Even if you consider yourself an Access guru, the Tell Me feature can help you speed up your work. You’ll never have to dig through the Ribbon or search online in an attempt to find a feature ever again.

Get familiar with the backstage area

Bckstage area in access

When you click the File menu in Access (and other Office application,) you'll arrive at the area Microsoft calls the "backstage". Here, instead of seeing a tab with commands lined up in the Ribbon, you get a full-page view of information and different basic tasks to open and save files, printing, and other sharing options.

Additionally, you can use the File menu to see information about your currently open file. This means seeing the time it was created, last modified, the owner, as well as the file size and much more. You can also use the Compact & Repair feature, or add password protection as the owner of a file.

Defining the database objects in Access

Now that we’ve got the basic interface down, it’s time to get familiar with the database objects you’ll be working within Access. These objects are what you'll see in the navigation pane on the left as they start to make up your projects. You can create objects from the Create tab on the Ribbon, and modify them at any given time in the future to adjust to changes in your database. Let's have a quick rundown of your object options:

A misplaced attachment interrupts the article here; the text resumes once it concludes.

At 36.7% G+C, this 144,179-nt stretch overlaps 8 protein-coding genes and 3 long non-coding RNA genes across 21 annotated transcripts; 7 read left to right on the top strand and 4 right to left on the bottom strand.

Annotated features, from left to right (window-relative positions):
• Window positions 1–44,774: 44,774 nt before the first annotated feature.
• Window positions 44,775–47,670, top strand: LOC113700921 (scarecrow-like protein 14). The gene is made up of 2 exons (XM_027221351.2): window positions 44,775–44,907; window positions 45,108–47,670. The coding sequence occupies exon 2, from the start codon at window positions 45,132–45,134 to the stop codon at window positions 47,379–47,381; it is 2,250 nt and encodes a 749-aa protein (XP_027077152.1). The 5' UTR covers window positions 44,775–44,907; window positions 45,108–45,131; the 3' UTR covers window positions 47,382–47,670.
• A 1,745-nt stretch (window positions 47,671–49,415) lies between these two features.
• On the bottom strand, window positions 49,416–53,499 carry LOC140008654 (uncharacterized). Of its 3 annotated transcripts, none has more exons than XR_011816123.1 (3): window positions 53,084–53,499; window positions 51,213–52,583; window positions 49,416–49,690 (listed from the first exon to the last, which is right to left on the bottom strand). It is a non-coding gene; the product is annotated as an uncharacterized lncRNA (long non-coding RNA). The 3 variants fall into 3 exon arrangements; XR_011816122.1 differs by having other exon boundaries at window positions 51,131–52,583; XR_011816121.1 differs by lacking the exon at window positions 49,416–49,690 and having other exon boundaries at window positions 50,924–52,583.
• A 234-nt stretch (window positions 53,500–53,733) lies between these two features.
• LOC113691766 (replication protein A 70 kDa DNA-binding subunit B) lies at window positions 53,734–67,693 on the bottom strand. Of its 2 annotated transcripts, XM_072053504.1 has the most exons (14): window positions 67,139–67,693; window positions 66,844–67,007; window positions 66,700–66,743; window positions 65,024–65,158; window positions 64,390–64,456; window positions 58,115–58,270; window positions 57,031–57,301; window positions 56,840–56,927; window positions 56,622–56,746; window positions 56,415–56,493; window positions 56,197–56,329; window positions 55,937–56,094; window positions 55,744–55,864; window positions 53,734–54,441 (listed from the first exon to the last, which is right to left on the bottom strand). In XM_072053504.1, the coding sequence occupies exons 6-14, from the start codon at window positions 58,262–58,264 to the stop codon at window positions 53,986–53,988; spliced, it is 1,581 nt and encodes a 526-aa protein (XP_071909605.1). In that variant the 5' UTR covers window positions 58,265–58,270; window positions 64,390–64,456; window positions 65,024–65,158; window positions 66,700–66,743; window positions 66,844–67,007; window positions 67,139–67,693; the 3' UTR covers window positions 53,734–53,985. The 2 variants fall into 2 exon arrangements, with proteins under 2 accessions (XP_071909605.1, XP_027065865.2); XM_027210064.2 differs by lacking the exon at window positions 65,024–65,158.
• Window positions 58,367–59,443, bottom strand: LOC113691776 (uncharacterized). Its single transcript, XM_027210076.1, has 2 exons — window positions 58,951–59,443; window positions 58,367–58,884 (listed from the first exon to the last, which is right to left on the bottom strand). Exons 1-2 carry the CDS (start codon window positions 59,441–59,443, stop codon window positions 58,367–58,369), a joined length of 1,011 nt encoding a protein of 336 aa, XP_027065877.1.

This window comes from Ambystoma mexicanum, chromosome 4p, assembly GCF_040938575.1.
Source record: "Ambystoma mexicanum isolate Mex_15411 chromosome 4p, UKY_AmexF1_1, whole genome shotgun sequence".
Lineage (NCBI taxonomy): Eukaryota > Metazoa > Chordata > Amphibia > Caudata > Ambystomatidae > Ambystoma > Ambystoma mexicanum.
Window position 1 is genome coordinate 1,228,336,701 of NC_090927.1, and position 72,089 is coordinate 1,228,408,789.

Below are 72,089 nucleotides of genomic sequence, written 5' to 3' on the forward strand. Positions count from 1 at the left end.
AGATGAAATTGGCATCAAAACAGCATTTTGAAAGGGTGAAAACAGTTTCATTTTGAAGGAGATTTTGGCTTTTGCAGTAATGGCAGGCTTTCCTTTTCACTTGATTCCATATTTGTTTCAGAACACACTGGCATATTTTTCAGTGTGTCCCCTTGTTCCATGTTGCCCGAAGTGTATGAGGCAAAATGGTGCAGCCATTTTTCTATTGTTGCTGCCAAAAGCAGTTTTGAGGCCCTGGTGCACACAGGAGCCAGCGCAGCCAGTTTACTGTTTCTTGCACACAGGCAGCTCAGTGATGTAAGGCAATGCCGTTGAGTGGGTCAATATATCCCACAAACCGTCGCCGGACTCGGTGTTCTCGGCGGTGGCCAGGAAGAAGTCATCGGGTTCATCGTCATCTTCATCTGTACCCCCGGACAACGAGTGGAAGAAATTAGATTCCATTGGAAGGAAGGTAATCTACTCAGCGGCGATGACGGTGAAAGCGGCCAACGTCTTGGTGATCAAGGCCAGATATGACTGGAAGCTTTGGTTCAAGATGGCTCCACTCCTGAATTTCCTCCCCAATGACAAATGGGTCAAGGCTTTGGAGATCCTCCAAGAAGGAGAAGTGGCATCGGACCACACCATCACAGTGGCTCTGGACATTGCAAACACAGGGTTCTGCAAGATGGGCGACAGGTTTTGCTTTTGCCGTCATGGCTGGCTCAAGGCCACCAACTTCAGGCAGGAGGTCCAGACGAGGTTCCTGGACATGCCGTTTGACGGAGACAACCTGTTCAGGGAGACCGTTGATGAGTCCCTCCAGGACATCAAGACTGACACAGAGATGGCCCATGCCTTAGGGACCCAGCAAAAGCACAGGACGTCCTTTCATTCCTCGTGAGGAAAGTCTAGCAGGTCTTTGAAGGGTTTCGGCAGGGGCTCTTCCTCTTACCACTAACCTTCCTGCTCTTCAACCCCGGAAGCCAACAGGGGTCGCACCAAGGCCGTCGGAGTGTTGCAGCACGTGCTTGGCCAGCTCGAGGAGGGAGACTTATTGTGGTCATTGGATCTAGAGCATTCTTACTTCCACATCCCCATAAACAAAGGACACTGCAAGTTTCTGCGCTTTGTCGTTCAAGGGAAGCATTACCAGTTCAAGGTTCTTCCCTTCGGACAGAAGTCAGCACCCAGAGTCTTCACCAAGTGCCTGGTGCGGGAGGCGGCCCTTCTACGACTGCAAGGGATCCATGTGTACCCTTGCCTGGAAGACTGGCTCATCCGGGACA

• Tables store related data in rows (records) and columns (fields). They function similarly to cells in Excel, likely making up a large portion of your projects.
  • Queries view, calculate, sort, filter, change and examine data stored in your tables.
  • Forms are custom screens that allow you to easily enter new data and view already existing data in a table.
  • Reports show data from a table or a query in a printed format, perfect for reviewing and checking for errors.
  • Macros are able to automate repetitive tasks. You can run a macro by clicking a button or pressing a shortcut key assigned to the macro.
  • Modules are groups of procedures, written in the Visual Basic language and also used to automate tasks.

Field data types

Data types in access

There are many ways to work with fields in Access that make it easier to deal with different projects. For example, defining a field as a number rather than text enables Access to perform calculations with that field.